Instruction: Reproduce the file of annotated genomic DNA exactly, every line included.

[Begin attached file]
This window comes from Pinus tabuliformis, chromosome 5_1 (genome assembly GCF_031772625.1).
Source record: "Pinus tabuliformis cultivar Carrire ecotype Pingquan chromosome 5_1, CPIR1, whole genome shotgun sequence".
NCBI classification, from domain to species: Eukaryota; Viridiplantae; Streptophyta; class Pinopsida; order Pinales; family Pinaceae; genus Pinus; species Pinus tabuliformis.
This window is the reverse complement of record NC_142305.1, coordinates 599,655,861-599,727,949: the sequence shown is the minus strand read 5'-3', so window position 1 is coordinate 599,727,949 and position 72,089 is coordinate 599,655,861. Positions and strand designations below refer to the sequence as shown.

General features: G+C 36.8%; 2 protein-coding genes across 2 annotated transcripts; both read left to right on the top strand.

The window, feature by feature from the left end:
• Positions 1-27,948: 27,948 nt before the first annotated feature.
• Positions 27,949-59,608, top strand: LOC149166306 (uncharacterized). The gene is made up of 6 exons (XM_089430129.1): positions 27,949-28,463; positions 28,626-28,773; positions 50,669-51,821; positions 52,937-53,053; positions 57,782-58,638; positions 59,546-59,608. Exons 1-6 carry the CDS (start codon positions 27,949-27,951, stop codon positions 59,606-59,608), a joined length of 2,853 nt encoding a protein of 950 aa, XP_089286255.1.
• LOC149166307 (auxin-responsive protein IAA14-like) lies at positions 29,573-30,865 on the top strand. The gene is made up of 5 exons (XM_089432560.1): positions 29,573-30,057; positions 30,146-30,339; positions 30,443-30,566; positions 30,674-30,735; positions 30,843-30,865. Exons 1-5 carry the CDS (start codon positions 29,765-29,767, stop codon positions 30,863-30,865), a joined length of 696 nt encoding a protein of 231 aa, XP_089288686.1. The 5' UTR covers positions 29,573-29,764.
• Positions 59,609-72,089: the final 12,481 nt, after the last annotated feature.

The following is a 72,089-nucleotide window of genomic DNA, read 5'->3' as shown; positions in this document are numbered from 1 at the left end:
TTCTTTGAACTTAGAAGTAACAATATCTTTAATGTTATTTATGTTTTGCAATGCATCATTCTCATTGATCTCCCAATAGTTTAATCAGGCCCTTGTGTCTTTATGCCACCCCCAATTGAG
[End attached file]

This window comes from Pinus tabuliformis, chromosome 5_1 (genome assembly GCF_031772625.1).
Source record: "Pinus tabuliformis cultivar Carrire ecotype Pingquan chromosome 5_1, CPIR1, whole genome shotgun sequence".
NCBI classification, from domain to species: Eukaryota; Viridiplantae; Streptophyta; class Pinopsida; order Pinales; family Pinaceae; genus Pinus; species Pinus tabuliformis.
This window is the reverse complement of record NC_142305.1, coordinates 599,655,861-599,727,949: the sequence shown is the minus strand read 5'-3', so window position 1 is coordinate 599,727,949 and position 72,089 is coordinate 599,655,861. Positions and strand designations below refer to the sequence as shown.

General features: G+C 36.8%; 2 protein-coding genes across 2 annotated transcripts; both read left to right on the top strand.

The window, feature by feature from the left end:
• Positions 1-27,948: 27,948 nt before the first annotated feature.
• Positions 27,949-59,608, top strand: LOC149166306 (uncharacterized). The gene is made up of 6 exons (XM_089430129.1): positions 27,949-28,463; positions 28,626-28,773; positions 50,669-51,821; positions 52,937-53,053; positions 57,782-58,638; positions 59,546-59,608. Exons 1-6 carry the CDS (start codon positions 27,949-27,951, stop codon positions 59,606-59,608), a joined length of 2,853 nt encoding a protein of 950 aa, XP_089286255.1.
• LOC149166307 (auxin-responsive protein IAA14-like) lies at positions 29,573-30,865 on the top strand. The gene is made up of 5 exons (XM_089432560.1): positions 29,573-30,057; positions 30,146-30,339; positions 30,443-30,566; positions 30,674-30,735; positions 30,843-30,865. Exons 1-5 carry the CDS (start codon positions 29,765-29,767, stop codon positions 30,863-30,865), a joined length of 696 nt encoding a protein of 231 aa, XP_089288686.1. The 5' UTR covers positions 29,573-29,764.
• Positions 59,609-72,089: the final 12,481 nt, after the last annotated feature.

The following is a 72,089-nucleotide window of genomic DNA, read 5'->3' as shown; positions in this document are numbered from 1 at the left end:
TTCTTTGAACTTAGAAGTAACAATATCTTTAATGTTATTTATGTTTTGCAATGCATCATTCTCATTGATCTCCCAATAGTTTAATCAGGCCCTTGTGTCTTTATGCCACCCCCAATTGAG